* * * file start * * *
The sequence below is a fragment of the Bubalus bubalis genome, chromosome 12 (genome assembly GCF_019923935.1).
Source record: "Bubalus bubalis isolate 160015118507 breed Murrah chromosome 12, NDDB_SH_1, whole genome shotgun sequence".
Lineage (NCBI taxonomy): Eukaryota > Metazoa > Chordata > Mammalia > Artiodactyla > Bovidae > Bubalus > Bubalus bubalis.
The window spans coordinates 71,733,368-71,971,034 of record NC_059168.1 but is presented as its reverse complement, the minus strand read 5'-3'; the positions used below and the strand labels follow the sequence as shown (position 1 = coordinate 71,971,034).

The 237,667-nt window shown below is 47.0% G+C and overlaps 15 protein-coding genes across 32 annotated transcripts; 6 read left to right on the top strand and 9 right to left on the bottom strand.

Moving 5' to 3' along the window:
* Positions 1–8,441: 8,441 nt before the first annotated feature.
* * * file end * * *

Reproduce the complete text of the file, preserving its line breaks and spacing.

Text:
The sequence below is a fragment of the Bubalus bubalis genome, chromosome 12 (genome assembly GCF_019923935.1).
Source record: "Bubalus bubalis isolate 160015118507 breed Murrah chromosome 12, NDDB_SH_1, whole genome shotgun sequence".
Lineage (NCBI taxonomy): Eukaryota > Metazoa > Chordata > Mammalia > Artiodactyla > Bovidae > Bubalus > Bubalus bubalis.
The window spans coordinates 71,733,368-71,971,034 of record NC_059168.1 but is presented as its reverse complement, the minus strand read 5'-3'; the positions used below and the strand labels follow the sequence as shown (position 1 = coordinate 71,971,034).

The 237,667-nt window shown below is 47.0% G+C and overlaps 15 protein-coding genes across 32 annotated transcripts; 6 read left to right on the top strand and 9 right to left on the bottom strand.

Moving 5' to 3' along the window:
* Positions 1–8,441: 8,441 nt before the first annotated feature.